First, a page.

Youth Basketball League dribbles into the new season

Jan 24, 2024

When TJ Rose was a kid, his family could only afford for him to play one sport — basketball.

Rose played for many years in town and bonded with the coach at the time, who was the former president of the Youth Basketball league and who showed him kindness and support throughout his time on the team.

Years later, reading a hand-written letter from one of the kids he coached detailing how much his mentorship meant to him, Rose said he felt proud he has been able to pay it forward and make an impact of his own in these young athletes’ lives.  

Now, it’s been 10 years that Rose has coached, working to teach kids the value of getting in shape, fundamentals and the plays of the game. In that time, the program has seen some changes.

There are 85 kids enrolled in the now Gleason Family YMCA led Youth Basketball League this year. 

This is the second year that the YMCA has run this program. Last year, the town’s Junior Basketball Association could no longer be supported, so the YMCA stepped in and is its sole operator this season.

There are 40 kids in the “College Division,” which includes students in grades two through four, and 45 kids in the “Pro Division,” which includes grades five through seven in addition to a few eighth graders who may not have made the high school team, according to Senior Program Director Lu Brito.

Practice takes place once a week in the YMCA and Wareham Middle School basketball courts, with an accompanying game every Saturday. Brito said that all the teams in each division compete against one another for a total of eight to 10 games, which will be followed up with playoffs, according to Brito.

He said the Youth Basketball League “is competitive, but we try to focus on just the developmental and love of the game.”

Brito said the new league pairs well with the YMCA’s Drills and Skills Program, which recently finished up its season run.

The teams are co-ed and consist of kids from Wareham and surrounding towns, according to Brito. There are four College teams and five Pro teams.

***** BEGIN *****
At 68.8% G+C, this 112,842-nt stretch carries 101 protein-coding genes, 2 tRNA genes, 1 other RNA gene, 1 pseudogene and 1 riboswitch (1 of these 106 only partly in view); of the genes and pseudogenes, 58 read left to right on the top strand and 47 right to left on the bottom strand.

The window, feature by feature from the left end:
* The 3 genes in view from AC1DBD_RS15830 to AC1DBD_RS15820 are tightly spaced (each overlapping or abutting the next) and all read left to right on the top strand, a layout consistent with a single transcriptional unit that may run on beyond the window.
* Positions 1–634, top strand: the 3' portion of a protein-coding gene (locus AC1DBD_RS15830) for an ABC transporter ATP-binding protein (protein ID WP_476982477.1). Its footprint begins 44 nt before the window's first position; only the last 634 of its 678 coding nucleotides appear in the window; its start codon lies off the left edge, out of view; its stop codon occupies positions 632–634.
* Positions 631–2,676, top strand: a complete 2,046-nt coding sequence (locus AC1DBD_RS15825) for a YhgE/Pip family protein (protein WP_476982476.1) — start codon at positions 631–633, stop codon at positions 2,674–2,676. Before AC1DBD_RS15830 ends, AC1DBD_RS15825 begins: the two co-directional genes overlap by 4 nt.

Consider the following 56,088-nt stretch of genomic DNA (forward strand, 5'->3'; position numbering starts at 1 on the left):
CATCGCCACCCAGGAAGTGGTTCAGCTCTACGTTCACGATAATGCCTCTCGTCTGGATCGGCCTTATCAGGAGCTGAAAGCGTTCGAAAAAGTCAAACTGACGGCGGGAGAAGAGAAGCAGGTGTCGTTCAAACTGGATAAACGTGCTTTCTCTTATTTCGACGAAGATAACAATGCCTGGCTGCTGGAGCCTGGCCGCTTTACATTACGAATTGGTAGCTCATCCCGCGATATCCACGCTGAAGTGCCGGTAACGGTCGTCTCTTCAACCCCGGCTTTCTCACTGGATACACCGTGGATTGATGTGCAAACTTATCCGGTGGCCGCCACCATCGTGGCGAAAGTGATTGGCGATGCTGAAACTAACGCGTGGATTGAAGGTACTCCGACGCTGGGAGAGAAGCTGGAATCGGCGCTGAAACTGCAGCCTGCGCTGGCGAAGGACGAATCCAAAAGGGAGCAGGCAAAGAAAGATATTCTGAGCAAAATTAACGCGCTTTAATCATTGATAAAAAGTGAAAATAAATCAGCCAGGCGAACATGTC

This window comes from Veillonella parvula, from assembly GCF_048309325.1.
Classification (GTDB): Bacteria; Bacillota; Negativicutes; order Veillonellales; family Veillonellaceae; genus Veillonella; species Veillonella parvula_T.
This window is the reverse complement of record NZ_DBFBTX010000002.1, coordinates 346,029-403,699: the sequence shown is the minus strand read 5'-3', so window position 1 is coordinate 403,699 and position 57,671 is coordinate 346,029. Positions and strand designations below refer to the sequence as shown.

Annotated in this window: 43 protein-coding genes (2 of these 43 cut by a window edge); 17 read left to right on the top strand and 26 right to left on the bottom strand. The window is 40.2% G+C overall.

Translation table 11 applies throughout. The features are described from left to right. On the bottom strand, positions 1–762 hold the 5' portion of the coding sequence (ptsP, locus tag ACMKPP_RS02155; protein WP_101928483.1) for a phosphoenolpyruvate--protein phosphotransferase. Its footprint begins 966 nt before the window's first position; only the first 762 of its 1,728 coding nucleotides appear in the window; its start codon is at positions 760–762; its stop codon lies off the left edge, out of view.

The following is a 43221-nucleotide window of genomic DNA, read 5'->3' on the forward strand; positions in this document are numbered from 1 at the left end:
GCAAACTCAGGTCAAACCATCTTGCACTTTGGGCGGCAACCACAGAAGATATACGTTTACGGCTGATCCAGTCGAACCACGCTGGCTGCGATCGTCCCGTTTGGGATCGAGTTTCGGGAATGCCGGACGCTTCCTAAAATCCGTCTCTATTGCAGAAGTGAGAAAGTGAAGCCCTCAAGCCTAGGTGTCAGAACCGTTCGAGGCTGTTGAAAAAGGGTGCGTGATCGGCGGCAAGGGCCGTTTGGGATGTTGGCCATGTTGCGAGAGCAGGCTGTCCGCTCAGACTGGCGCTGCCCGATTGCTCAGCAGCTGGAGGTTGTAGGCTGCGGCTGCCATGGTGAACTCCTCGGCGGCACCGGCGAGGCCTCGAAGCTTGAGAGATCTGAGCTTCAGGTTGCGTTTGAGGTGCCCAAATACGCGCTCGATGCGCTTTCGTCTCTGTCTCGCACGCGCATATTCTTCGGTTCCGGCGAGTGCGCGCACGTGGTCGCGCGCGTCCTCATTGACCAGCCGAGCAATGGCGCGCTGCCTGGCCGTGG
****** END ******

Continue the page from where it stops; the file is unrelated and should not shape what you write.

“We try to be inclusive of everybody,” Brito said. “We want to give every kid an opportunity to play — and it’s not just about winning. It’s about playing the game right, having fun, meeting new friends and just learning some great life lessons.”

Rose leads the Bucks team this year from the Pro division. 

He said his prime focus as a coach is building team chemistry and staying positive, adding it’s important for “the players to bond and have a vested interest in each other's successes and failures.”

“I preach positive reinforcement at all costs,” Rose said. “Stay positive with each other and build each other up — never breaking each other down.”

Rose said the biggest challenge in coaching sports right now is the lack of resources, adding how it can be tricky to run a program that is volunteer based. 

He said he is thankful that Brito and the YMCA stepped in to help keep the basketball program running. 

Rose said he couldn’t say enough how “happy and proud I am of Lu for doing that and taking this on because he is a very busy man.”

Brito said he appreciates the many sponsors who have also helped make it possible.

Rose said he is “excited to continue being a part of it and helping him out in any way I can and being there for the kids in the community as a whole.”

Coach Walter Crumbley said, “The YMCA basketball league has undoubtedly exceeded my expectations in every aspect. I have been thoroughly impressed by the quality of organization and the passion displayed by everyone involved.”

“I am excited to see what the winter session has in store,” Crumbley added. “I have no doubt that it will be marked by the same level of excellence that I have come to associate with the YMCA league. I am really looking forward to seeing the kids grow not only as athletes, but also as individuals who value teamwork, sportsmanship, and personal development.”